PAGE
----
Then- Del. Joseph D. Morrissey prepares for business to begin as lawmakers return to Richmond to kick off the 2015 Virginia General Assembly on Jan. 14 in Richmond. (Jahi Chikwendiu/The Washington Post)

The former Virginia legislator who commuted to the Capitol from jail earlier this year is accusing his party of trying to thwart his bid for state Senate, saying party leaders tossed out legitimate signatures he had collected to get his name included on the primary ballot.

“I think the Democratic Party has once again sullied their brand by trying to deny my right to get on the ballot,” former delegate Joseph D. Morrissey said Tuesday. “I am determined that the voters will make the choice, not Democratic Party bosses.”

With a checkered past that includes disbarment and courthouse fistfights, the longtime Henrico County Democrat was already one of the state’s most notorious legislators before his relationship with his teenage receptionist landed him in jail late last year.

He resigned his House seat upon his conviction on a misdemeanor charge of contributing to the delinquency of a minor, but immediately stood for re-election.

Democratic Party leaders limited participation in that primary to just 40 voters who were deemed to be party members in good standing — and the nomination went to someone else.

Morrissey then ran for the House seat as an independent and won easily. During the legislative session that took place in January and February, he lived at the jail but served in the Capitol by day on work release.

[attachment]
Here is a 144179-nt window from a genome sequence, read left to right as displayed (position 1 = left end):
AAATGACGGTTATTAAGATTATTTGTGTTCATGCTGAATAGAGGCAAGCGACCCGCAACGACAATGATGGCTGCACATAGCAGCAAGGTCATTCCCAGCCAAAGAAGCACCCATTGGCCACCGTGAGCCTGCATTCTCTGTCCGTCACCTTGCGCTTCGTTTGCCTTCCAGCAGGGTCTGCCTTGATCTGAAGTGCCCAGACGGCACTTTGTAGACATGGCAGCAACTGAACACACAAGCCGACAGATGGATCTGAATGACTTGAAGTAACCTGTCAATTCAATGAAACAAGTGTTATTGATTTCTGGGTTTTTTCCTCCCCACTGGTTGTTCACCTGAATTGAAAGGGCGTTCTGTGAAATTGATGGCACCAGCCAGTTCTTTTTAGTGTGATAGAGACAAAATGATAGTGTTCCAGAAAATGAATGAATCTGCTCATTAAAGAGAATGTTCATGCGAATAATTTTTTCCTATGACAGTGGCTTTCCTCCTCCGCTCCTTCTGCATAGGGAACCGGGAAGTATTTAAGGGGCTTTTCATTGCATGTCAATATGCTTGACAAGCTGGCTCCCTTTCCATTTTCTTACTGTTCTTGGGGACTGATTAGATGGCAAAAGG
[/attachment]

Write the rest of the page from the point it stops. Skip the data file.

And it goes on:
He completed his jail term in March, just in time to travel to Georgia to be present when the receptionist gave birth to a baby boy. (Morrissey has declined to say whether he is the father.)

Last week, Morrissey announced that he had moved to Richmond — meaning he had to give up his House seat — and would seek the Senate seat held by Rosalyn R. Dance (D-Petersburg).

He said he submitted 903 signatures to get on the primary ballot. He needed 250, but only 225 were certified as legitimate. Morrissey said he was told by party officials that some of his signatures were tossed because they were collected by a convicted felon. Morrissey said the person was charged with a felony 35 years ago but convicted of a misdemeanor.

Morgan Finkelstein, spokeswoman for the Democratic Party of Virginia, said the party asked the City of Richmond’s registrar's office to certify the signatures. She noted that Morrissey was one of two candidates who did not collect enough signatures for that primary. The other was Derik Jones, a Richmond School Board member and son of Richmond Mayor Dwight C. Jones (D).

Without Morrissey, Dance has just one opponent in the primary, Del. Joseph Preston (D-Petersburg).

“We have applied consistent, transparent standards to all of our potential candidates when they file,” Finkelstein said. “The registrar’s office found that two candidates had insufficient numbers of legitimate signatures. Thus, the nominating committee unanimously agreed to not accept those candidates’ filings.”